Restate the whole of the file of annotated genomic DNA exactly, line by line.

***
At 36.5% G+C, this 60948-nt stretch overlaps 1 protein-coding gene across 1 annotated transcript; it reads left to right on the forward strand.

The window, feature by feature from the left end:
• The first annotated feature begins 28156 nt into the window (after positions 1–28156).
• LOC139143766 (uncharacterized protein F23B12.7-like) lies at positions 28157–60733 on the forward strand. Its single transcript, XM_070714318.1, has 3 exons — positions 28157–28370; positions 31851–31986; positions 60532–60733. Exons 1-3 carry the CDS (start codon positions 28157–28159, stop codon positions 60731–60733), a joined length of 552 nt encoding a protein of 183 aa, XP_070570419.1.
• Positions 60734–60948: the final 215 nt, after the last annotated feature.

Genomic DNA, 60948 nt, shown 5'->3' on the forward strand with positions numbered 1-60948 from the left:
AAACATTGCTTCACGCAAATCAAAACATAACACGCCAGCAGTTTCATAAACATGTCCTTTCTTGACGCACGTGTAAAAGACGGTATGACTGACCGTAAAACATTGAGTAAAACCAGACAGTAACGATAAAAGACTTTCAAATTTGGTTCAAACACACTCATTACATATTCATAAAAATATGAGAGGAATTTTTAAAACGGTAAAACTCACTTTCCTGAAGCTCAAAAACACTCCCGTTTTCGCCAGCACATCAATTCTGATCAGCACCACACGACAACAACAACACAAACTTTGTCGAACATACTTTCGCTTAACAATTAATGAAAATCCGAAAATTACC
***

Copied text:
At 36.5% G+C, this 60948-nt stretch overlaps 1 protein-coding gene across 1 annotated transcript; it reads left to right on the forward strand.

The window, feature by feature from the left end:
• The first annotated feature begins 28156 nt into the window (after positions 1–28156).
• LOC139143766 (uncharacterized protein F23B12.7-like) lies at positions 28157–60733 on the forward strand. Its single transcript, XM_070714318.1, has 3 exons — positions 28157–28370; positions 31851–31986; positions 60532–60733. Exons 1-3 carry the CDS (start codon positions 28157–28159, stop codon positions 60731–60733), a joined length of 552 nt encoding a protein of 183 aa, XP_070570419.1.
• Positions 60734–60948: the final 215 nt, after the last annotated feature.

Genomic DNA, 60948 nt, shown 5'->3' on the forward strand with positions numbered 1-60948 from the left:
AAACATTGCTTCACGCAAATCAAAACATAACACGCCAGCAGTTTCATAAACATGTCCTTTCTTGACGCACGTGTAAAAGACGGTATGACTGACCGTAAAACATTGAGTAAAACCAGACAGTAACGATAAAAGACTTTCAAATTTGGTTCAAACACACTCATTACATATTCATAAAAATATGAGAGGAATTTTTAAAACGGTAAAACTCACTTTCCTGAAGCTCAAAAACACTCCCGTTTTCGCCAGCACATCAATTCTGATCAGCACCACACGACAACAACAACACAAACTTTGTCGAACATACTTTCGCTTAACAATTAATGAAAATCCGAAAATTACC